UK Energy and Climate Change Secretary Amber Rudd has admitted that the country does not have ‘right policies in place to meet binding EU renewable energy targets.
Rudd spoke in front of a parliamentary committee after a letter addressed to her colleagues discussing the situation had been leaked to the Ecologist magazine.
In the letter, she revealed that the UK will only be able to cover 11.5 per cent of the energy it needs for transport, power and heating from renewable resources by 2020 instead of the EU-required 15 per cent.
"It's my aim we should meet the 2020 target,” Rudd said to MPs. “I recognise we don't have the right policies, particularly in transport and heat, but we have four to five years and I remain committed to making the target.”
To meet the overall 15 per cent goal, the UK aims to source 30 per cent of its electricity, 10 per cent of transport energy as well as 12 per cent of energy used for heating from renewable resources.
Rudd insisted the UK was on track to meet the 30 per cent power sub-goal but was doubtful whether the target would be met in the heating and transport domain.
"Currently there's insufficient evidence we're going to make the 2020 target unless we take certain action, I remain committed to taking action to meet the target," she said.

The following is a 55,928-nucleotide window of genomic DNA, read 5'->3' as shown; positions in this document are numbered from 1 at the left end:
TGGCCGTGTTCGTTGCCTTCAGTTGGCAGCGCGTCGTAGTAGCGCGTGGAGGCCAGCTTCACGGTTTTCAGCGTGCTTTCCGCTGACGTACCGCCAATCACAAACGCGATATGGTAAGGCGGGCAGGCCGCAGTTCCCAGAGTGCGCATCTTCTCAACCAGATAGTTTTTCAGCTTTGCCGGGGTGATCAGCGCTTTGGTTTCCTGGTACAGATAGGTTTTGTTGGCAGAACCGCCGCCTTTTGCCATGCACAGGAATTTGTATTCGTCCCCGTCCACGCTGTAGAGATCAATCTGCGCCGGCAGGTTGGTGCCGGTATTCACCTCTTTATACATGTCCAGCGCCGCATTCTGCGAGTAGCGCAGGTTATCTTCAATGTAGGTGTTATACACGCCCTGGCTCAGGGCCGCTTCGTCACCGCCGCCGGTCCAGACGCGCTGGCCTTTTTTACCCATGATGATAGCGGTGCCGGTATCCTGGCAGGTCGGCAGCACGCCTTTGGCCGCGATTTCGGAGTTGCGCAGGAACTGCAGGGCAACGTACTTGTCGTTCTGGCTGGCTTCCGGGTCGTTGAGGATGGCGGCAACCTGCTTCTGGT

The leaked letter suggested several ways of how the UK could meet the targets including buying hydropower from Norway or purchasing credits from another EU country that has exceeded the target.
The revelations prompted an angry response from green campaigners, who blamed the government’s cutting subsidies to renewable technologies including onshore wind and solar for the situation.
"This Government's credibility on climate change is lying in tatters,” said Green MP Caroline Lucas. "To create jobs and tackle climate change, the UK should be leading the way on clean home-grown energy. Ministers must get a grip and urgently act to ensure we meet all of our renewable energy targets."
Environmental group Friends of the Earth said it was considering a legal challenge against the Government if it fails to put in place a credible plan for meeting its 2020 renewables targets.
"Without serious additional action the UK is on course to miss its legally binding renewable energy targets for 2020 - and recently proposed cuts to support for wind and solar technologies will make matters worse," said energy campaigner Alasdair Cameron.
"Renewable energy is the future - the Government must get on board and help build the low carbon, affordable economy we so urgently need."